Why Neptune?

Lately I’ve been writing a lot about the neptune language, the replacement for smalltalk on the OSVM platform. I’ve tried to focus on the technical aspects both because there’s lots to write about but also because when you’re blogging about work, keeping it technical makes it less likely that you’ll accidentally write something, shall we say, career limiting. In this post I’ll take my chances and write about one of the less technical aspects: why we made the switch from smalltalk to a different language, and why we decided not to use an existing language but design our own. It is not about the strategic business decision of changing the language — for that you’ll have to go through the official channels — but my perspective on the switch as one of the people developing the platform.

I’ll start off by explaining a bit about OSVM and why we used smalltalk for the platform in to first place.

Why Smalltalk?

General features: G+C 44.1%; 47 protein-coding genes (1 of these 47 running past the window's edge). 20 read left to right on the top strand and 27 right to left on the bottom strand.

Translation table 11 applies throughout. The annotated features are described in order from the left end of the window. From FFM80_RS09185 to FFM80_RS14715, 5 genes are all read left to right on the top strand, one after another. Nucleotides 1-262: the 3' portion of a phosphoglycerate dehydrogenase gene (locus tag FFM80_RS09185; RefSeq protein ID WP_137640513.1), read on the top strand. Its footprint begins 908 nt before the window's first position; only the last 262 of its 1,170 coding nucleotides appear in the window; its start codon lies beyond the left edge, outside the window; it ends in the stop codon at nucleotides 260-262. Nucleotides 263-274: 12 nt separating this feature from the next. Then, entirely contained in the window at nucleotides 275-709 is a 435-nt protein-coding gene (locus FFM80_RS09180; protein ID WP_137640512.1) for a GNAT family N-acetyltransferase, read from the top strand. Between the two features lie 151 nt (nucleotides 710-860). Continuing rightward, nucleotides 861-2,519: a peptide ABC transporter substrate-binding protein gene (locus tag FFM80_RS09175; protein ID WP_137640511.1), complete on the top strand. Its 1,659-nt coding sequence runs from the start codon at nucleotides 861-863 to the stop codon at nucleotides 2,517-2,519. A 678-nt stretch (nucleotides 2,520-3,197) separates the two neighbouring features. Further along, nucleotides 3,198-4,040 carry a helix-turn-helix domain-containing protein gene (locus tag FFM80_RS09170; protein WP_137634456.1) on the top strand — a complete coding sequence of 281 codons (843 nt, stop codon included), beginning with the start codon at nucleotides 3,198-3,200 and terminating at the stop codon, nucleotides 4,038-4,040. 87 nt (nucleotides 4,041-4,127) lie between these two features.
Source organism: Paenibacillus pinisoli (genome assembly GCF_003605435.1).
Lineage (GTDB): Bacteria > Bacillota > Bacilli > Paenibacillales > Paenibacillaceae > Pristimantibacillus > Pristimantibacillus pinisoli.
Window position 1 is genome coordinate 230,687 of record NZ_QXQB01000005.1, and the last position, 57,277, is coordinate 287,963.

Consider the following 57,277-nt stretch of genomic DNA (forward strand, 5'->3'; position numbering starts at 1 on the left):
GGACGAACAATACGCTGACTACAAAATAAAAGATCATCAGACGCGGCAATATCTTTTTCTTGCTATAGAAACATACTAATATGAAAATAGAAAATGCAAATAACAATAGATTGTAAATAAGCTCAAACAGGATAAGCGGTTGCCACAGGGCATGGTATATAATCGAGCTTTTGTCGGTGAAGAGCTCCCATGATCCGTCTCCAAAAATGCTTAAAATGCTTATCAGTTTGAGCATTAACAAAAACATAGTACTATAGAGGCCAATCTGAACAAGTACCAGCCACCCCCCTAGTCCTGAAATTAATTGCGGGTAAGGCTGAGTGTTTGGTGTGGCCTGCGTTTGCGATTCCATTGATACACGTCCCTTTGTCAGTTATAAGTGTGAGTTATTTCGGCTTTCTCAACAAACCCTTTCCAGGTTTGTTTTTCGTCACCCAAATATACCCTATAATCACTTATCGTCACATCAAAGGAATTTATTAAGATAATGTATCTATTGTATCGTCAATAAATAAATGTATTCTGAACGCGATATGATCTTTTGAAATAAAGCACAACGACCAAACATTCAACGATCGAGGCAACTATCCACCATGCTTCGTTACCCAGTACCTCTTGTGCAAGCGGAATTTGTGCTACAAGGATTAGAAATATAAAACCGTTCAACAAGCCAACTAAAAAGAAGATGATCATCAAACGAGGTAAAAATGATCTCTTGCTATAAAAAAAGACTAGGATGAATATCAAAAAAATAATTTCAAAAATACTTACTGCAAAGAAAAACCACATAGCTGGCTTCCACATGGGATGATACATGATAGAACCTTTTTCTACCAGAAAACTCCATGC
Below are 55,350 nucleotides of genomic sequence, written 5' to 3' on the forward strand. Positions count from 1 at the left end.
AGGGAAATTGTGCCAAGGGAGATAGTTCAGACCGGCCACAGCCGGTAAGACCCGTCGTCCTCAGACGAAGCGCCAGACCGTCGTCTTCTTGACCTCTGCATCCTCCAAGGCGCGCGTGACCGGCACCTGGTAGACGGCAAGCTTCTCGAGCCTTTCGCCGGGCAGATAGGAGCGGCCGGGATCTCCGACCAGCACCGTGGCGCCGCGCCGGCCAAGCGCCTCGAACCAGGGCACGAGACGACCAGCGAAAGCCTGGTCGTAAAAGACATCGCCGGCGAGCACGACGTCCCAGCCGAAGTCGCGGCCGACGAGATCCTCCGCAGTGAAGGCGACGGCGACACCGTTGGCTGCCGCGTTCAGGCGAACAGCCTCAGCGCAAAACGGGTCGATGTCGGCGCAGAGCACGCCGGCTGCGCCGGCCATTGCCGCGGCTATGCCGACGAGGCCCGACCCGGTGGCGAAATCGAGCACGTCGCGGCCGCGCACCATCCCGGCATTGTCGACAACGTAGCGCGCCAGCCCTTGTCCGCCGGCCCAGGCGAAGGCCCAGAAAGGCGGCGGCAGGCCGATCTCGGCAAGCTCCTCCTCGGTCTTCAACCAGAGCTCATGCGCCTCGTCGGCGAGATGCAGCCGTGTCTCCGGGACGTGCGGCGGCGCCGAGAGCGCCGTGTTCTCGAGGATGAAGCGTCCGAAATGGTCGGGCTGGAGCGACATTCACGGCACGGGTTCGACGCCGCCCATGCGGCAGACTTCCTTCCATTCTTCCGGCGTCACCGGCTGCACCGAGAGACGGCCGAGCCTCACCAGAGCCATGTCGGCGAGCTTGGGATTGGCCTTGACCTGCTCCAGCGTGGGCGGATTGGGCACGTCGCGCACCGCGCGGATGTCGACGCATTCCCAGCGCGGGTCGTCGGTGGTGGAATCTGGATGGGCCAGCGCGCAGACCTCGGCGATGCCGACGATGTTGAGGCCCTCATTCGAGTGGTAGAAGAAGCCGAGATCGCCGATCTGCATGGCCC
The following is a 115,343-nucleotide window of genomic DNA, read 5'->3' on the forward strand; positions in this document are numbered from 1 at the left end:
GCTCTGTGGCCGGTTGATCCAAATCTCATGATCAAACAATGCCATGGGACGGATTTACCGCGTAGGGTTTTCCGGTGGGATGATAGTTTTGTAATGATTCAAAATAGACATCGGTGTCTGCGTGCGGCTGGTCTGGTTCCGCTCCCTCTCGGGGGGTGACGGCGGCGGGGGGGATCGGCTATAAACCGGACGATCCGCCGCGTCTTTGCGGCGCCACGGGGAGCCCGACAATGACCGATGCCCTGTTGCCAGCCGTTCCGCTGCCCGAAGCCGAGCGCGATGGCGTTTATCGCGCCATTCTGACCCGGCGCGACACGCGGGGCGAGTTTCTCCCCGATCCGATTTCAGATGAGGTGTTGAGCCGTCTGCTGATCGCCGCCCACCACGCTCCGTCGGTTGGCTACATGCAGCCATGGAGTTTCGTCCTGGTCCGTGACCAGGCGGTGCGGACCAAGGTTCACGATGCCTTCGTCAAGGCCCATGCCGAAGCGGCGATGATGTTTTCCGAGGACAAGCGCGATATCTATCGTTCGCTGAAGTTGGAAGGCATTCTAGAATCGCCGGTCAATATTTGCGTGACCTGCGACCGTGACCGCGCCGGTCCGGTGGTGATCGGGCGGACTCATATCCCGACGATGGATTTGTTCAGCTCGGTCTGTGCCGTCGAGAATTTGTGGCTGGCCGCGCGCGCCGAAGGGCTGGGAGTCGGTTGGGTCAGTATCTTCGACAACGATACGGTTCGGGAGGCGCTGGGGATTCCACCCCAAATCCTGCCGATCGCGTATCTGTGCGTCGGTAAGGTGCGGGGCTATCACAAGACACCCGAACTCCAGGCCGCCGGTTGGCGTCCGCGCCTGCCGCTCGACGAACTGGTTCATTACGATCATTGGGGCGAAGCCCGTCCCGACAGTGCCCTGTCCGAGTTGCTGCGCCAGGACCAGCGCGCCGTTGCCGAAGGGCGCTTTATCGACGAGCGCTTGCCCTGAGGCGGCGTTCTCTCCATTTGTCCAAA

To give some context I’ll start of by describing what OSVM is. The OSVM platform is basically a virtual machine targeted at memory-constrained embedded devices. The platform has been designed with several goals in mind. It should be very simple in order to make the runtime as small as possible, since memory is limited. It should never be necessary to restart the system — if you’re dealing with software for applications security or medical equipment you want the system to be able to run without any interruptions, ever. If an error occurs, and of course they do, it shouldn’t kill the system; rather, it must be possible to diagnose and fix the problem in the field. That’s not always possible but there’s a lot you can do to make it more likely that the system will survive an error. Finally, it must be possible to update the running program in the field, both to fix errors and to install software upgrades. Being able to diagnose a bug in your program is no good if you can’t update the software to fix the problem. This, in short, is what OSVM is all about.